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The Quest for Khabibulin

One collector. One mission. 24 cards.

Collector Daniel Gilchrist has collected everything and anything related to Nikolai Khabibulin for 25 years. He owns several game-used goalie sticks, a game-used jersey and game-used goalie pads once worn by “The Bulin Wall.” He also has dozens of autographs and thousands of cards of Khabibulin, who is — if you haven’t guessed it by now — Gilchrist’s favorite player.

Gilchrist set out on one of his biggest collecting goals in 2016 when he decided to track down all 24 Nikolai Khabibulin logo patch cards from the 2013-14 Upper Deck Edmonton Oilers Collection trading card set. Although the pieces of Oilers logo aren’t from a game-worn jersey, they are still a sight to be seen when assembled. Gilchrist recently talked with Puck Junk about what challenges there were in his quest to collect all 24 logo patch cards of his favorite player.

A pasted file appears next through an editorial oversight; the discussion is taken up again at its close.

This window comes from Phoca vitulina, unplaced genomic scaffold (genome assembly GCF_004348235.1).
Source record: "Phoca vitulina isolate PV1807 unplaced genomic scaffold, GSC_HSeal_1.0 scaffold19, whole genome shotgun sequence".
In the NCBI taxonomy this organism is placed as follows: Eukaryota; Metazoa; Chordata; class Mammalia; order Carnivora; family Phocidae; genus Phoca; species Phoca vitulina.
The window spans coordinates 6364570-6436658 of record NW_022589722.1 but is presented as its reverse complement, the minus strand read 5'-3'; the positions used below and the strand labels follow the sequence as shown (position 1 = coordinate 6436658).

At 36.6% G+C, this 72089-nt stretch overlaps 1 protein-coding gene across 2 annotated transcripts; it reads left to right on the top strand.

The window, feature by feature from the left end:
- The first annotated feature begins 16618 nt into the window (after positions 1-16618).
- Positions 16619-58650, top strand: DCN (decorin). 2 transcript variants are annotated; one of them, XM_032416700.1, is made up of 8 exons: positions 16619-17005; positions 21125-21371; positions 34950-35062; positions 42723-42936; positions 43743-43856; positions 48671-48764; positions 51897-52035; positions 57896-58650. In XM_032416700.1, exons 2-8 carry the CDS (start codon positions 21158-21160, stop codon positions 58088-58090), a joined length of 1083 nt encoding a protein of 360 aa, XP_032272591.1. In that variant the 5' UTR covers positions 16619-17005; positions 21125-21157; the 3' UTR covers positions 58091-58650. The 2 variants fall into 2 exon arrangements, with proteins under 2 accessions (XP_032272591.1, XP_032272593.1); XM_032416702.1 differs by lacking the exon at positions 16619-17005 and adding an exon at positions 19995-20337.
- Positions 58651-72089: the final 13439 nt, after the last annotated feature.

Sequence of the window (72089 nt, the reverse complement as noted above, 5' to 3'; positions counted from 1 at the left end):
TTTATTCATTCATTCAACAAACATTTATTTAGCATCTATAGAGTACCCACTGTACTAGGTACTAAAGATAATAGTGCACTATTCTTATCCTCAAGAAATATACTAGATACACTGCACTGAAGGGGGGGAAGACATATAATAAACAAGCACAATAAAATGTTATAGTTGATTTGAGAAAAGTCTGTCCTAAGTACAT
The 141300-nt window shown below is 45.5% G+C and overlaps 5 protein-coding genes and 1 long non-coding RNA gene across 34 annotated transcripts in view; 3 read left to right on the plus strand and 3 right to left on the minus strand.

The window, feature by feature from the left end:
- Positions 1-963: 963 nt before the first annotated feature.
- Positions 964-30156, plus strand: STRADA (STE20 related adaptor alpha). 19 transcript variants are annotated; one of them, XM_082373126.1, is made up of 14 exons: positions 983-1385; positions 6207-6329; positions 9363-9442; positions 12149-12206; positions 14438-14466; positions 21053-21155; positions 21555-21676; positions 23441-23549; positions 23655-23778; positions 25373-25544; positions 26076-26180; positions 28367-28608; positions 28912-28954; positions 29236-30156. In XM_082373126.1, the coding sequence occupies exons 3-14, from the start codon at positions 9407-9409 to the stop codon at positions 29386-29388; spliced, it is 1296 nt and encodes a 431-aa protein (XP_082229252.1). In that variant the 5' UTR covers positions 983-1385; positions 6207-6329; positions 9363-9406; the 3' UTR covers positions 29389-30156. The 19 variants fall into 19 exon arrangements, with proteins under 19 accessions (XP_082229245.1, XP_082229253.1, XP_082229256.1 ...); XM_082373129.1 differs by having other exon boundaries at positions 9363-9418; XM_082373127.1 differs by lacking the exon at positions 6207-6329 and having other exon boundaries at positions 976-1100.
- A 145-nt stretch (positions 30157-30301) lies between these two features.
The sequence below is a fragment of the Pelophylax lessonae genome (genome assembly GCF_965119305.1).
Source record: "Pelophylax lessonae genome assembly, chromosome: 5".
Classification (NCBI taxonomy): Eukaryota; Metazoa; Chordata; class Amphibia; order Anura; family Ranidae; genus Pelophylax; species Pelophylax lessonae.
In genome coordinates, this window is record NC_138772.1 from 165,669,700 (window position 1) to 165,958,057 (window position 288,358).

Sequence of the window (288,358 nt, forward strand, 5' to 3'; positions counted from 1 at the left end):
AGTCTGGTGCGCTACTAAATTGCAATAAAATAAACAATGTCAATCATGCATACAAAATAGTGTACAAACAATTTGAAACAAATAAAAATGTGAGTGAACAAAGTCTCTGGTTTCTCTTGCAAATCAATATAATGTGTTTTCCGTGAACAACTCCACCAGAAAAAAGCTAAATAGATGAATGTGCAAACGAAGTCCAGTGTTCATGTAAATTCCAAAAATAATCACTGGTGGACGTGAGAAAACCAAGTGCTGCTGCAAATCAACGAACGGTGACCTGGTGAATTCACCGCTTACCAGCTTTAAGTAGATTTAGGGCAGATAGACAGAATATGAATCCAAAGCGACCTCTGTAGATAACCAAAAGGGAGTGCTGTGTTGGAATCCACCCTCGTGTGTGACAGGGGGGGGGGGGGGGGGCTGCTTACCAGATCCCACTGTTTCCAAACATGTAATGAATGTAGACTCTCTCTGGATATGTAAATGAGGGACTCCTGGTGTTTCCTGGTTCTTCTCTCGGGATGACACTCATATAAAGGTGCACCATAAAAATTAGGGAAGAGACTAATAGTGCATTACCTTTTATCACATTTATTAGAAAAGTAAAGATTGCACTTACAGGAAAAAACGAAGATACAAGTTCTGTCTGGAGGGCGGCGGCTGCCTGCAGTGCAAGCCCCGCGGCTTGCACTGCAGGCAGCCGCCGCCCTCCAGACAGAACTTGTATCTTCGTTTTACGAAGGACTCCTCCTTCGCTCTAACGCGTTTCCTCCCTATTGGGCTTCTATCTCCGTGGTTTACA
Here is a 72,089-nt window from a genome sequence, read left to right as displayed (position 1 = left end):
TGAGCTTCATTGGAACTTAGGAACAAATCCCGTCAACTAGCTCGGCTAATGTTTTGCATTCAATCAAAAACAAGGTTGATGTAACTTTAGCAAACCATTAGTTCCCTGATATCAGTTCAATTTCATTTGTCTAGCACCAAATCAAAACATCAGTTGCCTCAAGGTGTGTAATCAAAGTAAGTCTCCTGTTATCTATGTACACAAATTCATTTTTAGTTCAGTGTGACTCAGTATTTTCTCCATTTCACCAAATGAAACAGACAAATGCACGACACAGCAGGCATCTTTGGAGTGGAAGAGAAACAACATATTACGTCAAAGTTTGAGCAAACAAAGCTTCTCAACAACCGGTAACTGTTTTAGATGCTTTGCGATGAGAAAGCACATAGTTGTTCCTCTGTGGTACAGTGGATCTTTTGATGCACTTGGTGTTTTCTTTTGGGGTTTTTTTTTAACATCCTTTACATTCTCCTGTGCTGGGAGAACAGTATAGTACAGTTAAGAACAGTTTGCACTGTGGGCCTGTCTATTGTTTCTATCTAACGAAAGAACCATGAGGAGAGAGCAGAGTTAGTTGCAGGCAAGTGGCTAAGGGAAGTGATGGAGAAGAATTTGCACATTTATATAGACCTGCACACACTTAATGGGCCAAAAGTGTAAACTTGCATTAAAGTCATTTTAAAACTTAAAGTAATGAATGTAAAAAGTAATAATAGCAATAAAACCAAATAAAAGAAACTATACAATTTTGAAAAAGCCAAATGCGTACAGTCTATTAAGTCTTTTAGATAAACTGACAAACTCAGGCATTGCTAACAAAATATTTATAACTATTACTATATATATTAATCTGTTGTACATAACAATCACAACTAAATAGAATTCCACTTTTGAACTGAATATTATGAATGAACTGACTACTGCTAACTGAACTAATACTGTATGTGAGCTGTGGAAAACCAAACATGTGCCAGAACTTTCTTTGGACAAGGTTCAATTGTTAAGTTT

Sal Barry: How long have you been a hockey card collector?

Daniel Gilchrist: Since I was 14. My family moved from Winnipeg to Edmonton in 1988, a few days after Wayne Gretzky was traded to the Kings. My cousins sent me a care package when we moved, and it had a bunch of hockey cards in it, including a Brett Hull rookie card. That’s how I got started.

SB: How did Nikolai Khabibulin become your favorite player?

DC: It’s actually a pretty funny story. Continue reading “The Quest for Khabibulin”

The Puck Junk Bad Hockey Card Hall of Fame: Class of 2019

You didn’t think I would forget about honoring bad hockey cards this year, did you? I launched the Puck Junk Bad Hockey Card Hall of Fame in 2017 with an inaugural class of 10 horrible hockey cards, and then followed up in 2018 with another 10 equally-awful cards. In 2019, another batch of baddies get their due.